Naming Your Characters ~ A Few Things to Consider

characternames

Naming your characters doesn’t have to be overwhelmingly complicated. (Cue the stereotypical Shakespeare quote here.) Some writers spend days upon days researching the etymology of different names and words for their characters. It’s totally OK if you don’t find names the same way.

However, you should put at least a little work into naming your characters. The kind of names will, for obvious reasons, have vast differences from genre to genre — such as high fantasy versus contemporary romance.

Here are some things to consider when it comes to naming your babies. …I mean characters.

  • Heritage/Time period/Geographical/Background
    I’d like to believe that taking your character’s background into consideration for a name would be a self-explanatory step, but… no, it’s not. No matter the genre, some names are completely out of place. A reader will be completely thrown off by stumbling across a character named “Billy-Bob” in a medieval fantasy, or “Caligula” and “Eudoxia” in a contemporary romance that takes place in Podunk Town, Missouri, unless, of course, there’s a damn good reason for it.Your character’s name should make sense with the story and with their own background. Research common names for that time period (or, if it’s a more contemporary story, you can research the most common names for the specific year your character was born in).
  • Readability and Pronunciation, Same First Letter
    Avoid names that have difficult spellings or pronunciations. Also, avoid having two character names that start with the same letter. It’s harder for our eyes to differentiate two names in the same scene that start with the same letter.
  • Spelling
    Stay away from odd/weird/”hip” spellings of common names. It only makes it harder on your reader.
  • Contrived names, obvious names
    Some writers like names that sound clever or cute or witty, like naming a wise, old man Sage, or a peace-keeping girl Serenity. Depending on the story, they may sound contrived and come off as corny. Keep your genre and target audience in mind — what sounds goofy for an adult romance may work well for a YA novel.
    This isn’t to say that names derived from everyday words can’t work. A clever name, however,  won’t make your character memorable. A well developed, fleshed-out, sympathetic character is memorable.

It’s good to have a rough idea of who your character is before picking out a name. If you decide to start writing first, use a placeholder, such as [NAME], instead of a temporary name. It’s harder to go back and change from a temporary name, as you may get used to it.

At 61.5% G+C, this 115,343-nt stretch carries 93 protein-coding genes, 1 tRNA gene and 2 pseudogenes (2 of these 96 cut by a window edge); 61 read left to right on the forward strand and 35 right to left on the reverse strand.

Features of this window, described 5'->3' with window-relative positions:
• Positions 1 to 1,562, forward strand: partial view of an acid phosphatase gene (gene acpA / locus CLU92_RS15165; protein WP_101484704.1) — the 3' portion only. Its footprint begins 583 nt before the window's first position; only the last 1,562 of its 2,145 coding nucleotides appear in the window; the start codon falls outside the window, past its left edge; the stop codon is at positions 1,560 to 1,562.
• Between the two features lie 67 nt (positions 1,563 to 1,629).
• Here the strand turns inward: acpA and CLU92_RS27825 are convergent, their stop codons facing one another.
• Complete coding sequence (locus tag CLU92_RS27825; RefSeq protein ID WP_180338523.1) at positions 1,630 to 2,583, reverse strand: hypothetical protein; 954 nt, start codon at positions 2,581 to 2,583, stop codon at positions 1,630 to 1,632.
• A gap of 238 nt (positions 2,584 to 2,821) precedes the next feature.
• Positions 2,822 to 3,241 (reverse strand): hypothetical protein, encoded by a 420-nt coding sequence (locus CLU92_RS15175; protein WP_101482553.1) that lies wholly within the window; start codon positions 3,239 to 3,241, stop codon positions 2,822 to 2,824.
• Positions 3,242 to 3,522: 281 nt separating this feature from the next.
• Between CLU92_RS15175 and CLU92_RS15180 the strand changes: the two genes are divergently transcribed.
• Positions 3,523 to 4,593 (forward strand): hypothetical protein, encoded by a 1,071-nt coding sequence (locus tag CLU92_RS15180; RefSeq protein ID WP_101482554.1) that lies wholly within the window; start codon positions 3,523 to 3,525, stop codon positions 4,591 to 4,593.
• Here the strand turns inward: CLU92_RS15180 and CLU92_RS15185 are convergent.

Baby name resources, from websites to books (besides writers, does anyone even buy baby name books anymore…?), are your best friends when it comes to names. Here are some links to helpful resources!

Behind the Name — Offers the etymology and meaning behind thousands of names. You can even search by language, country, or even Biblical and Medieval names.

2000-Names.com — Another great resource with thousands of names, searchable by region/language/time period/etc.

BabyCenter — Good if you’re looking for a name that’s more contemporary or modern. They have some cutesy categories, such as Old fashioned and Nature.

Social Security Administration (SSA) — This is your best resource to search the most common or popular names by year or decade (for the US, at least).

Two additions for Fantasy and Sci-Fi writers, thanks to Matt (be sure to check out his blog and writing!) :

donjon — Gives a few options to create different combinations for name generation.

Fantasynamegenerators.com

 

 

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7 thoughts on “Naming Your Characters ~ A Few Things to Consider

  1. Honestly, I just want to thank you for those resources! If a name doesn’t come to me, or I’m not necessarily done worldbulding, it can be tedious for me to find names. Thank you for that list of sites. For science fiction and fantasy names, I use

    https://donjon.bin.sh/fantasy/name/#type=common;common=Human%20Male

    and

    http://fantasynamegenerators.com

    I like donjon better myself. Sometimes I just use it to get inspiration, then combine what I see from donjon with my own entomology research.

    Anyway, thank you,
    Matt

    Like

  2. Another way, if you are doing things in Fantasy or Science Fiction, is to tweak existing words in foreign languages. I used Latin names for plants and animals and then alter them until it feels ‘right’ to me. And yes, I labor over it for daaaayyyyyssssss.

    Like

      1. With science fiction, you have the same considerations as every other genre regarding naming characters. You just got to remember not to make everything Earth-Centric.

        Like

  3. Over the years I’ve gone from being the “days upon days researching etymology” type to being the “use a random name generator and take the first one I like” type (behind the name has a good one, you can specify culture of origin for your random names). A few days ago I was struggling because I needed a full name for a character who has only been referred to by his unusual nickname so far. Since I was set on the nickname, I had to sort of reverse engineer a real one.

    Like

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